You know that oft-quoted Brian Eno line about how the Velvet Underground‘s first album sold about a thousand copies when it was released, but everyone that heard it went out and started a band? R.E.M. are not one of those bands, but rather the progeny of that first wave of Velvet Underground acolytes. I’m pretty sure that the band, and most especially Peter Buck, were acutely aware of this lineage, and it comes through in all of the band’s VU covers.  Like a majority of R.E.M.’s cover versions in the ’80s, their arrangements for Velvet Underground tunes seemed intent on reverse-engineering them in order to uncover their connections to the mainstream pop of the 50s and early 60s, kinda like a form of musical genealogy. This is especially true of their take on “There She Goes Again” from the Velvets’ debut album — stripped of Lou Reed’s tough guy/poet affectations, the song is neat and streamlined into pure bubblegum.

“Pale Blue Eyes” and “Femme Fatale” are a slightly different matter. For both songs, the arrangements are reasonably close approximations of the Velvet Underground versions, but Michael Stipe’s approach to the vocals is rather sentimental and straight-forward compared to the original performances by Reed and Nico, respectively. I actually heard R.E.M.’s version of “Femme Fatale” before I’d encountered the VU recording, and I’ve got to tell you, I was pretty surprised when I realized that Stipe’s performance was a lot more traditionally feminine than Nico’s aloof Teutonic intonation. Stipe’s versions eliminate the more subversive qualities of the songs, but I have to be honest — I’ve always found his take on both songs to be far more emotionally affecting.

It’s a shame that R.E.M.’s best and most interesting Velvet Underground cover was never tracked in a studio. “After Hours,” a gem from the Velvets’ self-titled album, is a lonely, melancholy song about fantasizing about the fun and glamor in other peoples’ lives, but as covered by R.E.M., it’s all goof and fluff. It’s a rare case of a band gutting the most emotionally affecting aspects of a song, investing it with a completely different meaning, and making it work. In R.E.M.’s context, “After Hours” was their cheeky farewell song, the thing they played at the end of a majority of their concerts in the late 80s. They recast the tune as a music hall/cabaret showstopper, and often allowed the song to collapse upon itself in multiple fake-out endings. I can’t imagine how fun it must have been to see the band end their shows in this way — silly, giddy, humble, weird, and a tiny bit sad. Seeing in that it’s probably never going to be performed by the band ever again, I can only hope to experience it vicariously via the ending of the Tourfilm video.


March 23, 2008

“Bandwagon” is a good old fashioned b-side. It doesn’t require any context to be enjoyable, and it thrives without having to live up to any sort of expectation. It’s doesn’t have the oomph of a proper a-side, and wouldn’t have made much sense if it had been included on Fables of the Reconstruction, but it’s a happy little gem that serves as a fine complement to the levity of “Can’t Get There From Here.”  The song is carried by Peter Buck’s breezy, cheery chord progressions, which is contrasted with a rather cynical and sarcastic lyric by Michael Stipe that gently mocks herd mentality, and comes about as close as he has ever come to telling other musicians not to bite his band’s style.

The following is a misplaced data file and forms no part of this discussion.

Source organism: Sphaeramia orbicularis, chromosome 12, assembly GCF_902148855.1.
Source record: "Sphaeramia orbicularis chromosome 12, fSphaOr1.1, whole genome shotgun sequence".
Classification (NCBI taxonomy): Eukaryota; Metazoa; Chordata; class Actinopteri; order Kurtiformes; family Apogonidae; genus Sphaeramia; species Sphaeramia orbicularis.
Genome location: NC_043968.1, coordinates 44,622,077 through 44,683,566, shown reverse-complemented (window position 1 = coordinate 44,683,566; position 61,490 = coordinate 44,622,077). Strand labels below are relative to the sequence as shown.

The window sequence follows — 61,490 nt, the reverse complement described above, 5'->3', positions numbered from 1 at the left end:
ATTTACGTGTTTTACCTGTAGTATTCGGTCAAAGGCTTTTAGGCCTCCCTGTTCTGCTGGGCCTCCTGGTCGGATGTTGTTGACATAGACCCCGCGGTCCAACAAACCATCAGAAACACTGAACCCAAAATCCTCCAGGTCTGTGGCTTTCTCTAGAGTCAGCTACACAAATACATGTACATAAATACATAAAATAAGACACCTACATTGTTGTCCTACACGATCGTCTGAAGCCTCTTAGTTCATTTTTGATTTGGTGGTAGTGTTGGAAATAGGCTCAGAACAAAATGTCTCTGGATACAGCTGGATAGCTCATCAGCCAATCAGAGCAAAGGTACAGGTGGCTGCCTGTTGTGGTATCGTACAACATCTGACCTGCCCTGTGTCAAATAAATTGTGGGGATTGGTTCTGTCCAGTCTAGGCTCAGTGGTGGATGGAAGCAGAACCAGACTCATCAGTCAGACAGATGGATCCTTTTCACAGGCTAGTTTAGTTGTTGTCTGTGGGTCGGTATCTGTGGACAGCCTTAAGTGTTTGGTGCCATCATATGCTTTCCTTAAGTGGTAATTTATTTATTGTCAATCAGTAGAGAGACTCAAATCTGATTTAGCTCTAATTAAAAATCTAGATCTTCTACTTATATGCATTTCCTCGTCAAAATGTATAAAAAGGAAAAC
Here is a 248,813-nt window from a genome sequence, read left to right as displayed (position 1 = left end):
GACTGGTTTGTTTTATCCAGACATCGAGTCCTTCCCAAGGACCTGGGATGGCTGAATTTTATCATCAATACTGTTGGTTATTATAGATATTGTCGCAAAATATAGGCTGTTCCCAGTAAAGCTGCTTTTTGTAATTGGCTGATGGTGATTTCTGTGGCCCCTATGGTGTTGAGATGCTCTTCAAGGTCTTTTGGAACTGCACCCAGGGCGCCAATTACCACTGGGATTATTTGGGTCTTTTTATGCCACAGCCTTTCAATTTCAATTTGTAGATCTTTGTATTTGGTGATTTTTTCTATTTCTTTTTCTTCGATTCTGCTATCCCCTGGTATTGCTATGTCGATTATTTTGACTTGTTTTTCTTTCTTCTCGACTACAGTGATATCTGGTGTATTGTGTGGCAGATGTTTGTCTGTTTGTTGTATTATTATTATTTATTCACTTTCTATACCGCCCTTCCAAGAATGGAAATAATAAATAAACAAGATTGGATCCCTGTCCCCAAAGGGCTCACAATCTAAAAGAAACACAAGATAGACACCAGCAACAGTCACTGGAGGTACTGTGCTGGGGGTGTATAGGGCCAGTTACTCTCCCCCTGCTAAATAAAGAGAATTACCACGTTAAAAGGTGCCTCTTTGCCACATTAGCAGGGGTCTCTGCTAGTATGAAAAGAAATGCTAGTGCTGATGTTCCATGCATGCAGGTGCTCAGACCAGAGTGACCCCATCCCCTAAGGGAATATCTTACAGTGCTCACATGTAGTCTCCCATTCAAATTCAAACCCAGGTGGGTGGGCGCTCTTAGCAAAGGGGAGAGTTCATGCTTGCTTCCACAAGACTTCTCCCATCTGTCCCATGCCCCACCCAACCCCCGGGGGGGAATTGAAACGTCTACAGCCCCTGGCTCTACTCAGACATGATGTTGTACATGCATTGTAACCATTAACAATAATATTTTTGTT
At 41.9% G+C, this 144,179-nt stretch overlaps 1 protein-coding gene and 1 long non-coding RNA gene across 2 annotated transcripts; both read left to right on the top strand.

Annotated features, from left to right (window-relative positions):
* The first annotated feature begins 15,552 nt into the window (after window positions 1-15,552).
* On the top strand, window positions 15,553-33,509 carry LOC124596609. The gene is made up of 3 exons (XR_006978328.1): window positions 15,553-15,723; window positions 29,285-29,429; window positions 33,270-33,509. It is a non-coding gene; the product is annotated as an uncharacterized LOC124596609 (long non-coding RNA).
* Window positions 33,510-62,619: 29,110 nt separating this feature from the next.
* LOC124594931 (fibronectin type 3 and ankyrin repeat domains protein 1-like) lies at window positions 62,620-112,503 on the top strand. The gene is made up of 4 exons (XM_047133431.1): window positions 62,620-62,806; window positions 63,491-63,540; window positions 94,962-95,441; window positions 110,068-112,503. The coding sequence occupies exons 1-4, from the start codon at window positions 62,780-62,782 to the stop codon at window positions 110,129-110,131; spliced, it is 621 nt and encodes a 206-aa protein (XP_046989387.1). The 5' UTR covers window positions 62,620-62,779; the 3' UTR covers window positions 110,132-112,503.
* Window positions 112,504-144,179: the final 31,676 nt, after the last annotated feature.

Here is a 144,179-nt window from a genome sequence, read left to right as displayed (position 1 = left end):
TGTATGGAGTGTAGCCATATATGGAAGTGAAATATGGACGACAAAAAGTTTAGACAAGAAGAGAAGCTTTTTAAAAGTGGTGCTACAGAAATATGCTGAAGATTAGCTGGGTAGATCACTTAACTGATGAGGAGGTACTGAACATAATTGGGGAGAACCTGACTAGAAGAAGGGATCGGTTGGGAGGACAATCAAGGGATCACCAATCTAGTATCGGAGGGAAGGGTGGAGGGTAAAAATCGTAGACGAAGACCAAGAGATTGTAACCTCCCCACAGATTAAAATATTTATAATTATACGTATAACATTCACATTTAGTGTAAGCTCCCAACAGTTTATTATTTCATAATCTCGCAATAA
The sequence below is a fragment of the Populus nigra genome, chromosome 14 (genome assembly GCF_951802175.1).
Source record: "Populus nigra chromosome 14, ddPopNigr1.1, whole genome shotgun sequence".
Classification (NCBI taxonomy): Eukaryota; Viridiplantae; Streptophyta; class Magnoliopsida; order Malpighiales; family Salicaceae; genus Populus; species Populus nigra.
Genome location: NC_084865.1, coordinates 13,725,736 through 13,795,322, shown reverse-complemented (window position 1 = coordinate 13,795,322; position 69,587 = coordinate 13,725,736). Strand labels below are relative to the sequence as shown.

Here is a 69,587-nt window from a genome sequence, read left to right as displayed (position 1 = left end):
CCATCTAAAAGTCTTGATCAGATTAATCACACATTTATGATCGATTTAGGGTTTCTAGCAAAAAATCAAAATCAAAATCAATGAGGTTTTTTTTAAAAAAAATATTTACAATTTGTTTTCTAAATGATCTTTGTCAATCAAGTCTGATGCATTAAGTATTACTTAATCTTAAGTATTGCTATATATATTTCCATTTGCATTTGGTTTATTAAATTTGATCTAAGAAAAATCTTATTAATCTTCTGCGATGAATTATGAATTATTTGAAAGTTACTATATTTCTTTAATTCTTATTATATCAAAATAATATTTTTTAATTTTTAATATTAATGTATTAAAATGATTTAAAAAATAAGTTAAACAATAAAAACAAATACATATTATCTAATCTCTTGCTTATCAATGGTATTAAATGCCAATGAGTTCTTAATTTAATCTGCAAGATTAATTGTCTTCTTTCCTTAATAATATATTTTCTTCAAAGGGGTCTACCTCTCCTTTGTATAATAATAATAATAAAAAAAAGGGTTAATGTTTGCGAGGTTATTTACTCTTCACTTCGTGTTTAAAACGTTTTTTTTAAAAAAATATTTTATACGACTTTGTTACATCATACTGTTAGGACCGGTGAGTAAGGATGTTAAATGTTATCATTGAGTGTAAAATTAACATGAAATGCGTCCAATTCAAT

“There are songs I wrote in the past that were gender-specific. “7 Chinese Bros.” was about me breaking up a couple — and then dating both of them, a man and a woman, which is a terrible thing to do, but I was young and stupid.”

Michael Stipe in the April 2008 issue of Spin.

Okay, whoa.

That’s pretty scandalous and all, but c’mon, it’s also not that surprising so there’s no need to focus on that aspect of this revelation. The thing that really throws me about this is how aside from an oblique reference to what I presume to be both halves of this couple in the first line of the verses (“this mellow, sweet short haired boy, woman offers pull up a seat”), there really is no way to pull that narrative from the lyrics of the song. It just isn’t there! The first line introduces the man and the woman, the second introduces a setting and suggests a conflict, and the rest of the verse is entirely abstract. The chorus botches an allusion to Claire Hutchet Bishop‘s 1938 children’s book The Five Chinese Brothers, and nods in the general direction of both guilt and renewal.

The revelation of Stipe’s motivation in writing the song does shed some light on the allusion to The Five Chinese Brothers. In Bishop’s story — which is based upon a Chinese folk tale — one of the brothers is able to hold the entire ocean in his mouth, and does so for a boy who wants to gather fish. The boy turns out to be greedy, and does not return to shore when he is beckoned. The brother is unable to breathe and is forced to let the ocean out, which in turn drowns the boy. The brother is later sentenced to death by the townsfolk. It doesn’t take a great deal of imagination to see why Stipe would relate his sordid scenario to this tale — it’s pretty clear now that he’s the selfish little boy in this story.

It’s still somewhat surprising to me that there’s this dark, painful story is buried in the subtext of this perky, innocuous song. It makes me wonder just how much is hidden in Stipe’s early lyrics, and how of what we don’t understand in his songs actually comes down to carefully coded messages to himself. Truthfully, aside from admiring the gentle sentimentality of the opening line, I’d never given all that much thought to the words of “7 Chinese Bros.” until just now — I’ve been fixated on the sunny, chiming sound of Peter Buck’s guitar part for as long as I’ve known the song. I suspect this is the case for many people, and perhaps the band themselves. After all, they did record “Voice of Harold,” which puts Michael and the instrumental to the “I’d listen to them recite the phone book!” test, though in this case, it’s the liner notes of a gospel album. It’s very funny and cute, though I don’t know if I’d label it “a must.”